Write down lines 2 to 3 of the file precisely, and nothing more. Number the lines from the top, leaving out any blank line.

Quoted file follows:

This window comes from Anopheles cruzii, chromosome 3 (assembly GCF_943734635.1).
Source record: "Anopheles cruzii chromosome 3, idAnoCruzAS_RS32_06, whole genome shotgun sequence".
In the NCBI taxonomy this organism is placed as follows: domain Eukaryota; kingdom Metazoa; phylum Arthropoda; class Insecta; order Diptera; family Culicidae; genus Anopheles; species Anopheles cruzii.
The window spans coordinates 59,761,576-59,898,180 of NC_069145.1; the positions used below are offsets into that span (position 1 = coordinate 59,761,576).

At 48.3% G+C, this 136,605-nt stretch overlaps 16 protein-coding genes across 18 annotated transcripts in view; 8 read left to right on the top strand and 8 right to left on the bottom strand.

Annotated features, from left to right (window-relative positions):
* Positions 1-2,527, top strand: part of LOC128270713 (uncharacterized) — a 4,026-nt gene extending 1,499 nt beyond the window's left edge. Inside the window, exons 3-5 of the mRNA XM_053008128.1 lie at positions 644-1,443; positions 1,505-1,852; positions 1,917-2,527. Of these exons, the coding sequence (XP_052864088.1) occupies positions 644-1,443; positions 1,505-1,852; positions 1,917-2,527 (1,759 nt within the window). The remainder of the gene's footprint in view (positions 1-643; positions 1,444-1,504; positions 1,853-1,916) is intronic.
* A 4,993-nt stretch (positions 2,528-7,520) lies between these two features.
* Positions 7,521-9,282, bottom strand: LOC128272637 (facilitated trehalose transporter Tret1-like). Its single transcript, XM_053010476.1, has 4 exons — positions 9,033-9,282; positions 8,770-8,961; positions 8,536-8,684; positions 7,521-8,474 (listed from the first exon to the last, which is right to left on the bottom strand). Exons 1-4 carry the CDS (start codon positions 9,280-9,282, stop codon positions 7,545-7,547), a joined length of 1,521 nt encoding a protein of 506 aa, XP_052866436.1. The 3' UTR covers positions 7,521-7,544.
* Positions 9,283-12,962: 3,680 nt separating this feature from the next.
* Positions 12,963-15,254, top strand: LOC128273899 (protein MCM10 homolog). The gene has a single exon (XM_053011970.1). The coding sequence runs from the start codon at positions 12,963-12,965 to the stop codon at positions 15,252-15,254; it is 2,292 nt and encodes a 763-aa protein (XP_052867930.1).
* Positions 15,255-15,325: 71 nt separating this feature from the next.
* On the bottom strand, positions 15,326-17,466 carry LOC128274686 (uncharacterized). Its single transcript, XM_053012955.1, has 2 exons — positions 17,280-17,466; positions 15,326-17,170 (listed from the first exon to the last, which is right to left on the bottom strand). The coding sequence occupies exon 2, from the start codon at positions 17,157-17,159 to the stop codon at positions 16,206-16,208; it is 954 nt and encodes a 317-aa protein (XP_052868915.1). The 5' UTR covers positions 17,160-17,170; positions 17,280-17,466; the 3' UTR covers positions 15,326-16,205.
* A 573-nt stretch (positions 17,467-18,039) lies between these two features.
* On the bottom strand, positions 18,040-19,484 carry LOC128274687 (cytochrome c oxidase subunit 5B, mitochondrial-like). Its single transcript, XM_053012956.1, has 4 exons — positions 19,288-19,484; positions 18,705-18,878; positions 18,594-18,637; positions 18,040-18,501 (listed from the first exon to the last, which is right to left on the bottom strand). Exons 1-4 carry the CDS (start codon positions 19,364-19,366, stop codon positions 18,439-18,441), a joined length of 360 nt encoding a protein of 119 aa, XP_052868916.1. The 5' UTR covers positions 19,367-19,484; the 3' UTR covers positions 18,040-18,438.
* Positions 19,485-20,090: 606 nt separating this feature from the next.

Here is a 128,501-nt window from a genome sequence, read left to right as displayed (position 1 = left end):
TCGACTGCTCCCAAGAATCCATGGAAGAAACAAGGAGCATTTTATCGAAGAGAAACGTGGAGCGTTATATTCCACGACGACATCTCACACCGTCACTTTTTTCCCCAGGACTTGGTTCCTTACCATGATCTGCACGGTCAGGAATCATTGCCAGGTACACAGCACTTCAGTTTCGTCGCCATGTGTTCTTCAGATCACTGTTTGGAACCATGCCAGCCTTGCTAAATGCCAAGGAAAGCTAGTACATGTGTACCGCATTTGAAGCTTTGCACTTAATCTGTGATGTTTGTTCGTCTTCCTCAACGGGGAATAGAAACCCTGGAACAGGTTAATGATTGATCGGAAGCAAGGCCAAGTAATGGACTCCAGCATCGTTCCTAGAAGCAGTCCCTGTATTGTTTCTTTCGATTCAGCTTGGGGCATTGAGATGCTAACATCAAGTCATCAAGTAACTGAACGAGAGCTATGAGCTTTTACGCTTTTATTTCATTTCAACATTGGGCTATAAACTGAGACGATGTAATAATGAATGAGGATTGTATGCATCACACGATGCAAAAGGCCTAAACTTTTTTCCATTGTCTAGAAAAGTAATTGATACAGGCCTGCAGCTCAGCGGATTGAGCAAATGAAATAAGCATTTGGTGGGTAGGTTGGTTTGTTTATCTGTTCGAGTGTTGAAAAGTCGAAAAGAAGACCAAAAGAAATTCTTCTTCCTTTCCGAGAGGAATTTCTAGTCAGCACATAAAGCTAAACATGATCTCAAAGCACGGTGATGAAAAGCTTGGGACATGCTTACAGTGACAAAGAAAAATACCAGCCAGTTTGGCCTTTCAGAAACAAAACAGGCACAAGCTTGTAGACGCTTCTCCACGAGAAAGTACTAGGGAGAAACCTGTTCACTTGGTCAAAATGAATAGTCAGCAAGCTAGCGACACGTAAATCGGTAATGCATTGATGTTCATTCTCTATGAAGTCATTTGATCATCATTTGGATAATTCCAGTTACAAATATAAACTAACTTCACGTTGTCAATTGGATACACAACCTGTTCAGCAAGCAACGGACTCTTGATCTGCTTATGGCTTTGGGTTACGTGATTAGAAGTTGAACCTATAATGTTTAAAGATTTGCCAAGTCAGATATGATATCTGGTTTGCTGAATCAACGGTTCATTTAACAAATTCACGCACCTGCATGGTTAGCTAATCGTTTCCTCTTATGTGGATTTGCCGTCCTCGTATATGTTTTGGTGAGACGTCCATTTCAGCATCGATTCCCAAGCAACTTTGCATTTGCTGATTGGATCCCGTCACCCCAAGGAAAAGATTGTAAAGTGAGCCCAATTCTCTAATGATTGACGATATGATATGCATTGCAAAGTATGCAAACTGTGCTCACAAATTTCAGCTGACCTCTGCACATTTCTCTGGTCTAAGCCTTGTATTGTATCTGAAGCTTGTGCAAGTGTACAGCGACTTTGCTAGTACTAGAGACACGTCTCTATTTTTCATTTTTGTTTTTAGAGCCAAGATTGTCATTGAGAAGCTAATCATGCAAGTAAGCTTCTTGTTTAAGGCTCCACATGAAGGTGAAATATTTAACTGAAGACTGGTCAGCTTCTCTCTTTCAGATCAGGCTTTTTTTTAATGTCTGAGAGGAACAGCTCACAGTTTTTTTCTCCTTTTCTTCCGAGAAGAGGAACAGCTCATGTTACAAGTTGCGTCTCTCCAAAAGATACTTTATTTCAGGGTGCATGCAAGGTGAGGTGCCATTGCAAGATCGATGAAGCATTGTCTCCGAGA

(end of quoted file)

Source record: "Anopheles cruzii chromosome 3, idAnoCruzAS_RS32_06, whole genome shotgun sequence".
In the NCBI taxonomy this organism is placed as follows: domain Eukaryota; kingdom Metazoa; phylum Arthropoda; class Insecta; order Diptera; family Culicidae; genus Anopheles; species Anopheles cruzii.